Facebook consumers asked a California federal judge Friday to force parent company Meta to turn over material from its internal investigation into the Cambridge Analytica data harvesting scandal, arguing the social media giant's control over data is directly relevant to their antitrust allegations.

  • May 16, 2022

    Walrus, Sea Otters, Manatees To Get New Population Reports

    The U.S. Fish and Wildlife Service agreed Monday to produce new population reports for sea otters, walruses and manatees, species that environmental groups said have been threatened by global warming and development as the government relies on outdated information regarding their health.

  • May 16, 2022

    Justices Won't Review HP's $3B Contract Win Over Oracle

    The U.S. Supreme Court on Monday shot down Oracle Corp.'s bid for the justices to review a California appellate court's decision affirming Hewlett Packard Enterprise Co.'s $3 billion win in a two-phase trial over Oracle's alleged contract violation.

  • May 16, 2022

    LA Wants Vrbo Rental Lawsuit To Return To State Court

    The City of Los Angeles asked a judge on Friday to return its lawsuit against the vacation housing company Vrbo to state court, claiming that the state is the real party at interest.

  • May 16, 2022

    Catching Up With Delaware's Chancery Court

    Elon Musk kept himself in the spotlight with a cold-feet tweet, a Delaware municipality defended its ordinance on the disposal of fetal tissue, and a law firm got taken to task for leaving too many details out of a court filing. In case you missed any of it, here's a wrap-up of the news last week out of Delaware Chancery Court.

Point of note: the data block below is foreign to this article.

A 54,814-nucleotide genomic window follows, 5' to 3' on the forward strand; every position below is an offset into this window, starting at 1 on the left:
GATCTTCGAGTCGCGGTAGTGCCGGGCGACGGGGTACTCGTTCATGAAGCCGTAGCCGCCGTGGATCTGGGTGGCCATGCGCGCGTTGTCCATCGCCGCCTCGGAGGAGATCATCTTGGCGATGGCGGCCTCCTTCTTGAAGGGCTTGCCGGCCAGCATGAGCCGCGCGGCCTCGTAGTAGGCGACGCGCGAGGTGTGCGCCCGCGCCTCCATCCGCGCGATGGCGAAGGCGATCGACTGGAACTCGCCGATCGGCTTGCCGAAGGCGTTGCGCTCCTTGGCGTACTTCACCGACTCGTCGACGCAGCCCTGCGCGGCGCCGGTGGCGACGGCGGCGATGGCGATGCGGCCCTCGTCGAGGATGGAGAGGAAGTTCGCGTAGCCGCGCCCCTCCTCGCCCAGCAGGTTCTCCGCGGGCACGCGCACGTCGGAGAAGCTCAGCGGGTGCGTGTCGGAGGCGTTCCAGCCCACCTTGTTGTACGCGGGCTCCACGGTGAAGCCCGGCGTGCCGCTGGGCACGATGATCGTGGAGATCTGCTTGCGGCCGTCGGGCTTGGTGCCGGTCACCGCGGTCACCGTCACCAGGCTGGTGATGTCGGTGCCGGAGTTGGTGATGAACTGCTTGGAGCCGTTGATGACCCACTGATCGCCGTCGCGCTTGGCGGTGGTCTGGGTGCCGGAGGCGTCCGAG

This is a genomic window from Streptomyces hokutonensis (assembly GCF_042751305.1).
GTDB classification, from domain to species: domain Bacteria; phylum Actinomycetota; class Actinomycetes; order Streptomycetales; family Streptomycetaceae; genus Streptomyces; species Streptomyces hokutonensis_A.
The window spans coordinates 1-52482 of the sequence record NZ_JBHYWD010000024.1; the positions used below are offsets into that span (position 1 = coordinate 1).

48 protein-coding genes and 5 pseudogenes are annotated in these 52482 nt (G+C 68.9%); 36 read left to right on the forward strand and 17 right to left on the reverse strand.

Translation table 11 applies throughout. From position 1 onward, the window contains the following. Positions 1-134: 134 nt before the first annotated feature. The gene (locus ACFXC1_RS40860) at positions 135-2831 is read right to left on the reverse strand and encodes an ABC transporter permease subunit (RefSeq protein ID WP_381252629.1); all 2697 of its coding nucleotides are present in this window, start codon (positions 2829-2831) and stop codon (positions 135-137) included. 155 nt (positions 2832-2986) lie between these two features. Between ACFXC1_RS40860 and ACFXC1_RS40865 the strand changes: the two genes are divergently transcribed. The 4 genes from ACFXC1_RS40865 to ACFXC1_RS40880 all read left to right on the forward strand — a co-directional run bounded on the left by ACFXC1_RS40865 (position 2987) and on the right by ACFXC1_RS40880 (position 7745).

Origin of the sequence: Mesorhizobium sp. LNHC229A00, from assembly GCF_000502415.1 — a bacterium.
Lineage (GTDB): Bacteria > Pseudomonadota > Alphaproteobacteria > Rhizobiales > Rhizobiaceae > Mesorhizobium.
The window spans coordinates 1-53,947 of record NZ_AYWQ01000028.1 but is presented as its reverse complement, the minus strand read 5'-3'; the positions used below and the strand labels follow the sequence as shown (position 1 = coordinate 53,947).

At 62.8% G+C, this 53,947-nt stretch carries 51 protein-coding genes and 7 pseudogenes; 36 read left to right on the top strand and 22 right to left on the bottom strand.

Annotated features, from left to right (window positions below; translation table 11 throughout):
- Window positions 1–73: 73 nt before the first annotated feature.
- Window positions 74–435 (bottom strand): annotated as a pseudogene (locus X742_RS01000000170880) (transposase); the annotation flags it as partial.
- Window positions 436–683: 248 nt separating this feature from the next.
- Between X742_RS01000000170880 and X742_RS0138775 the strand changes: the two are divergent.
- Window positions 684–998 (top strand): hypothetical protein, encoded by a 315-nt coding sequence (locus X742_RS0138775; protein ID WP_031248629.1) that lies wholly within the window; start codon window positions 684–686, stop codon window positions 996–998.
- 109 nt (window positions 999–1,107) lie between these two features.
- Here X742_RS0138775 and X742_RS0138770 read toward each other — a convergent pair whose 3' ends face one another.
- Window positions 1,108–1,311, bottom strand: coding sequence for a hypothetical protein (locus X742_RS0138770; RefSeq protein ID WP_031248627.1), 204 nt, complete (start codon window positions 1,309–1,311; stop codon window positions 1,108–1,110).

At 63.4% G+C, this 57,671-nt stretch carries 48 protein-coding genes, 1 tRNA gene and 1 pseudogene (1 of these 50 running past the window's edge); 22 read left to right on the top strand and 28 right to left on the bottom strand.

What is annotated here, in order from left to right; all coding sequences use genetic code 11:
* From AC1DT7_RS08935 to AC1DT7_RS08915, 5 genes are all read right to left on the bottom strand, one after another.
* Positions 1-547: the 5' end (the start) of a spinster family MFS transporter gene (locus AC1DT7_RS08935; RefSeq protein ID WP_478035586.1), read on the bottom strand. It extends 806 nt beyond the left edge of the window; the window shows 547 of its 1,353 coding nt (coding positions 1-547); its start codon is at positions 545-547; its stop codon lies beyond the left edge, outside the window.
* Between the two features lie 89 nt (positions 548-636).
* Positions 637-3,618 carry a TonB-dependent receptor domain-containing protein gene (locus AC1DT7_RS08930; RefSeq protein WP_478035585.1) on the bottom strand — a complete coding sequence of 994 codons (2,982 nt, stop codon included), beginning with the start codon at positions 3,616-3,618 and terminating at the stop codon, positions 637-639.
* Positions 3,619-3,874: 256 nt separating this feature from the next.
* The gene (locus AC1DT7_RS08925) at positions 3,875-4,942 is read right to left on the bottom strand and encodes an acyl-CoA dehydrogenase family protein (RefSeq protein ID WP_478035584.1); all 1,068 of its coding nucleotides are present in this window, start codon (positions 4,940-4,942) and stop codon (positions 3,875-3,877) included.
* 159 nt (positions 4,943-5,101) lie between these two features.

• May 16, 2022

    BIA Must Rethink Asylum Bid Of Woman Who Aided Police

    The Ninth Circuit has revived a Honduran woman's bid for asylum, finding that the Board of Immigration Appeals wrongly dismissed her application by insufficiently investigating her claim to be a member of a persecuted social group that helps law enforcement.

  • May 16, 2022

    Wash. Dam Suit Not Barred By Federal Power Act, Tribe Says

    A statutory obligation that U.S. appeals courts handle cases involving Federal Energy Regulatory Commission decisions does not apply to claims under state law, according to a Washington tribe, which wants the Ninth Circuit to revive its lawsuit over Seattle's use of a hydroelectric dam.